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Thread: Tripod Holes

  1. #1

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    Tripod Holes

    Here is a thread on repeat photography of natural (i.e., non-urban) landscapes. There may be another or others like this; if so, then this could be joined with it. Others can post their photos as well, of course.

    My background is in vegetation ecology, so I re-take images with that purpose in mind, for people that are interested in the particular scenes, or more commonly, the overall landscape and on-going processes that the scenes represent.

    But this is a photography site the last time I checked, so to make it more interesting for photographers, I will post my re-take first, people can critique it anyway they want, then after a while I will post the original scene. I would be happy to explain anything I can about the scene to those interested, but generally I will just say where it is and when it was taken, and what I used. The originals could be from several photographers, dating back to the 1870's. Some of the original photographers were professional photographers, some were not. I will try and pick out the more scenic, aesthetic ones, but could stray from that if it seems worthwhile.

    What we can learn from this is how different photographers viewed the landscape, their style, what their relative skill-level was, and how well (or not) I captured the re-take.

    So here is the first one:

    Unamed lake and ridge along the Buffalo Plateau, near Marston Pass, in the Teton Wilderness in NW Wyoming. September 4, 2018.

    Click image for larger version. 

Name:	Jaggar_T 117 Merigliano_M 09042018_O.jpg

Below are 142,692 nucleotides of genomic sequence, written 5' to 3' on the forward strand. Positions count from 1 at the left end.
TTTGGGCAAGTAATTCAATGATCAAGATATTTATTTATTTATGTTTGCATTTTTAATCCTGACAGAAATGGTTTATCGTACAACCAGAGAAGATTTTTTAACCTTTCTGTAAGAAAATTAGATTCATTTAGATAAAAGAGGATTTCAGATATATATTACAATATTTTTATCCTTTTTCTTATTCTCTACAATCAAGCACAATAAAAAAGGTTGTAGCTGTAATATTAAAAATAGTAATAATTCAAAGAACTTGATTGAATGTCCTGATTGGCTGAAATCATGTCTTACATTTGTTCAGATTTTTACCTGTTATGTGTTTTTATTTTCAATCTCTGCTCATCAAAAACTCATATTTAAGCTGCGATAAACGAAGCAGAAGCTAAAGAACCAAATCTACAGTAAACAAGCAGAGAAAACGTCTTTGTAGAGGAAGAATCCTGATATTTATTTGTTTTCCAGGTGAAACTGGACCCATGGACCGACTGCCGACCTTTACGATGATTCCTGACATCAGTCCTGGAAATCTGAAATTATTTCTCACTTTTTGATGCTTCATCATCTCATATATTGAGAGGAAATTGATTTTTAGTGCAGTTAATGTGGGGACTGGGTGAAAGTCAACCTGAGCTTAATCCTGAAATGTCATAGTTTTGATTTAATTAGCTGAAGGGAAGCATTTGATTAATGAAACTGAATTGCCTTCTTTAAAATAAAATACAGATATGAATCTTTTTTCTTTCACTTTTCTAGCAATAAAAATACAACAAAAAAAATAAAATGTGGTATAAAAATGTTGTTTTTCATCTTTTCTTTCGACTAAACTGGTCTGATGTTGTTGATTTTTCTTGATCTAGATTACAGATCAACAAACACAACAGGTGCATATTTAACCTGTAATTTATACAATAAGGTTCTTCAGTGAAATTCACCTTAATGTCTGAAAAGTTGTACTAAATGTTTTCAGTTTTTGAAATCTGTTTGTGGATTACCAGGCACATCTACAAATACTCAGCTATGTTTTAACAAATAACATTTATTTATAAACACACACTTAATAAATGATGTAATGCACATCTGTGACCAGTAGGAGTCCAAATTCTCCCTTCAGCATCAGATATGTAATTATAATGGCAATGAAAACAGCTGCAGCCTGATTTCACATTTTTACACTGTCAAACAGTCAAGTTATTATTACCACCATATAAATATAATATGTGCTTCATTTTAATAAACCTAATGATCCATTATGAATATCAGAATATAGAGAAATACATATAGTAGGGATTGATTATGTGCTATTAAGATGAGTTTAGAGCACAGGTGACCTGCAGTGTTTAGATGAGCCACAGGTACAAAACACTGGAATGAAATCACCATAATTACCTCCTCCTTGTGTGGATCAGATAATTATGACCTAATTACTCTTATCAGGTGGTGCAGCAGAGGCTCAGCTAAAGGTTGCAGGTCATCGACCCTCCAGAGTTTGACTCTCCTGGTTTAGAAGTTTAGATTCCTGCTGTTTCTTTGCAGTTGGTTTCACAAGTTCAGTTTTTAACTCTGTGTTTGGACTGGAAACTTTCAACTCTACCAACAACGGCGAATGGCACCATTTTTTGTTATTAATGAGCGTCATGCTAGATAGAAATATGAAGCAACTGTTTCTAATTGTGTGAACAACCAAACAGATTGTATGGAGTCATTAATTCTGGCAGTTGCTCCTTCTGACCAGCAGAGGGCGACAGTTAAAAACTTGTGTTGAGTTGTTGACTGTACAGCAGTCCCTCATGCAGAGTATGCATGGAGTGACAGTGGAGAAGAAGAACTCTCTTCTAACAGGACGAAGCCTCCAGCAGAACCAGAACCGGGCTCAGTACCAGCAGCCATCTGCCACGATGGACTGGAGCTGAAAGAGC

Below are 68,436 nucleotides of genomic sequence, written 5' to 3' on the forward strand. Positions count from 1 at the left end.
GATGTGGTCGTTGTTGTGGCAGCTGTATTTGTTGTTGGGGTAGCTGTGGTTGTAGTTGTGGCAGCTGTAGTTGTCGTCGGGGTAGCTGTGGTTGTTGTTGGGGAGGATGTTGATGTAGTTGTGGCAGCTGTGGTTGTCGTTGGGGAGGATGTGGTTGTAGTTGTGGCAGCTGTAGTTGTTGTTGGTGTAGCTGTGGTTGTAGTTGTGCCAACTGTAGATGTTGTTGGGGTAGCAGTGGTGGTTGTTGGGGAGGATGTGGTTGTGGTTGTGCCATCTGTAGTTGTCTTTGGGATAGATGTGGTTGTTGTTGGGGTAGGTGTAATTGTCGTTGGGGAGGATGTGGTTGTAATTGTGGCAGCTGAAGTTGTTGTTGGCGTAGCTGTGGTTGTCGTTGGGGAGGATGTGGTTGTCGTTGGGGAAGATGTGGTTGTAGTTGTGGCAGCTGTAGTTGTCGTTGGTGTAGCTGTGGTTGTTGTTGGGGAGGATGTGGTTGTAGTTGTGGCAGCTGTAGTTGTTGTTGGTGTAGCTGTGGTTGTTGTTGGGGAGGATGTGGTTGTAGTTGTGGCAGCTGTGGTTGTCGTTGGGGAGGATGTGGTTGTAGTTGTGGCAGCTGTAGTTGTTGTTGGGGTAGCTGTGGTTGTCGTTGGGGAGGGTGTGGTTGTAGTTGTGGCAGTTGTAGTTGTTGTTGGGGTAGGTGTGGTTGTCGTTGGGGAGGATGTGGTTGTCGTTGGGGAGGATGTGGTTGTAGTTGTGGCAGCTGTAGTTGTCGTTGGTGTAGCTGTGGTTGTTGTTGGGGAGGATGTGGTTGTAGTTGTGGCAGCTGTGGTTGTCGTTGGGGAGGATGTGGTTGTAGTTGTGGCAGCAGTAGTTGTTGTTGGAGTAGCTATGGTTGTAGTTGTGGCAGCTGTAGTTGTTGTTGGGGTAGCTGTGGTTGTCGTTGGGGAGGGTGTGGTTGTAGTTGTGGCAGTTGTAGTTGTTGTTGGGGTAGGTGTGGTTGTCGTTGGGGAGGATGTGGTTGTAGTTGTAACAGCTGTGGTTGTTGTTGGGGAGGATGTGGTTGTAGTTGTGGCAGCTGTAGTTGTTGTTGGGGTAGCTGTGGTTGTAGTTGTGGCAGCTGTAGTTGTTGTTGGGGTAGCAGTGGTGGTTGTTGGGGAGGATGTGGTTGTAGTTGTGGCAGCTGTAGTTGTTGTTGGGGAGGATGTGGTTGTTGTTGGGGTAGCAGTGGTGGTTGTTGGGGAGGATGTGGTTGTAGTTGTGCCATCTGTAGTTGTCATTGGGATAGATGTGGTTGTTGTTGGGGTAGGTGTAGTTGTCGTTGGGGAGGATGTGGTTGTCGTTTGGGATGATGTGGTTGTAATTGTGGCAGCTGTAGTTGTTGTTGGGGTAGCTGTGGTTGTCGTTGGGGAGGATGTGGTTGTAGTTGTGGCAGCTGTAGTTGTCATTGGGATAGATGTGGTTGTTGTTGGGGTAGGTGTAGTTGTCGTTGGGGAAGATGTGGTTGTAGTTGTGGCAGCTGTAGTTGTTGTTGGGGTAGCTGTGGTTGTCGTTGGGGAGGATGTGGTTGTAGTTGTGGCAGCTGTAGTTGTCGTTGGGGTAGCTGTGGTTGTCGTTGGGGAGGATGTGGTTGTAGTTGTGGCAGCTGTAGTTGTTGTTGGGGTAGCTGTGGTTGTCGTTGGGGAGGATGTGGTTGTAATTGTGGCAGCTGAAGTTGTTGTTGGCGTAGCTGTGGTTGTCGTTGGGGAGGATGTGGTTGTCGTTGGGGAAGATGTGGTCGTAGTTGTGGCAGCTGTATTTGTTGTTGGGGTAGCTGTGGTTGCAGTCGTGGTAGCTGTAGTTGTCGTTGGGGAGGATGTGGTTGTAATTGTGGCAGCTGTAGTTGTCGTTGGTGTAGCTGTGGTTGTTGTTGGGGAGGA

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ID:	196748

    On 4 by 5 Ilford Ortho Plus, with a 135-mm Kodak WF Ektar, 1/65 s at F16. The image is cropped a little to match the original, which had a 44-degree horizontal field of view. Scanned from a print on Ilford MG IV Deluxe glossy RC paper, #2 filter.

  2. #2

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    Aug 2018
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    Re: Tripod Holes

    Nice image, should be an.interesting thread.

  3. #3
    Foamer
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    South Dakota
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    Re: Tripod Holes

    Would like to see more. I've been doing some similar stuff in South Dakota. I use period correct lenses and am shooting both wet plate and dry plate. My three favorite photographers are FJ Haynes, WR Cross, and Stanley Morrow.


    Kent in SD
    Qui sedes ad dexteram Patris,
    miserere nobis.

  4. #4

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    Alberta, Canada
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    Re: Tripod Holes

    Interesting thread - looking forward to the original

  5. #5

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    southeast Idaho, Teton Valley
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    Re: Tripod Holes

    Here is the original. See post #1 for the re-take from 2018.

    Click image for larger version. 

Name:	Jaggar_T 117.jpg 
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ID:	196777


    Thomas A. Jaggar 117. US Geological Survey, September 4, 1893

    Jaggar used dry glass plates in a whole plate camera for this image, one of several in the NE part of what is now the Teton Wilderness, designated in 1964 (I have re-taken 15 of them). Except for occasional horses and mules, most of the Teton W., including this area, has never been grazed by livestock -- a rarity in the western USA.

    High clouds prevailed during Jaggar's photography.

    The timing for both images were within 45 minutes (mine was earlier, due to logistics)

    The changes over the last 125 years are subtle. In 2018, ice patches are smaller, there are a few more trees, and the formerly barren foreground has more vegetation (mostly Parry's rush and woodrush sedge). The terrain is all Wiggins Formation, (Eocene), which is mostly an andesite breccia. Two separate, huge icecaps moved over this terrain during the late Pleistocene glaciations. The 1893 image reflects the end of the Little Ice Age (ca. 1300 to 1870).

    T. A. Jaggar was a geologist with Arnold Hague's survey. Hague was an eminent geologist, best known for his work in and near Yellowstone National Park. In 1912, Jaggar went on to start and manage the Hawawiian Volcanoe Observatory.